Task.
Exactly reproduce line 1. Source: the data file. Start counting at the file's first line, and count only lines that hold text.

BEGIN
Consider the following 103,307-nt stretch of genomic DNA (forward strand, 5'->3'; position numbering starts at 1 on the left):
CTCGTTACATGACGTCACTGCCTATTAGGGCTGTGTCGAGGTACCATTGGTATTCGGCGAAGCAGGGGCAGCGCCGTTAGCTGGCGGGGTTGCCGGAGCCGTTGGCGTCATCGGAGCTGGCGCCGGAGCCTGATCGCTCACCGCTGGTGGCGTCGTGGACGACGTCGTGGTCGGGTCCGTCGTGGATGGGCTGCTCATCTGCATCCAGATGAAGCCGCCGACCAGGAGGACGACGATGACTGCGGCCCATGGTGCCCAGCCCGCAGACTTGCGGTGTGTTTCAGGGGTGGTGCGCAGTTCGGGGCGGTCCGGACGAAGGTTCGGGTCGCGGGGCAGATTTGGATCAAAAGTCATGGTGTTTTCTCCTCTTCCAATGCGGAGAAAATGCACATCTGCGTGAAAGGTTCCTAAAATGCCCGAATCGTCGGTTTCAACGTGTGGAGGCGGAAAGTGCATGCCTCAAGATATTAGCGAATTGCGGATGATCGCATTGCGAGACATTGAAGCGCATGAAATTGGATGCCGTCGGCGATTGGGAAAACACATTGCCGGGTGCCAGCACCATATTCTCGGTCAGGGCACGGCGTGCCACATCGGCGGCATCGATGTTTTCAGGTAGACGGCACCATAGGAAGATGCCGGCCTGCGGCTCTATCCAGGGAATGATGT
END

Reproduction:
Consider the following 103,307-nt stretch of genomic DNA (forward strand, 5'->3'; position numbering starts at 1 on the left):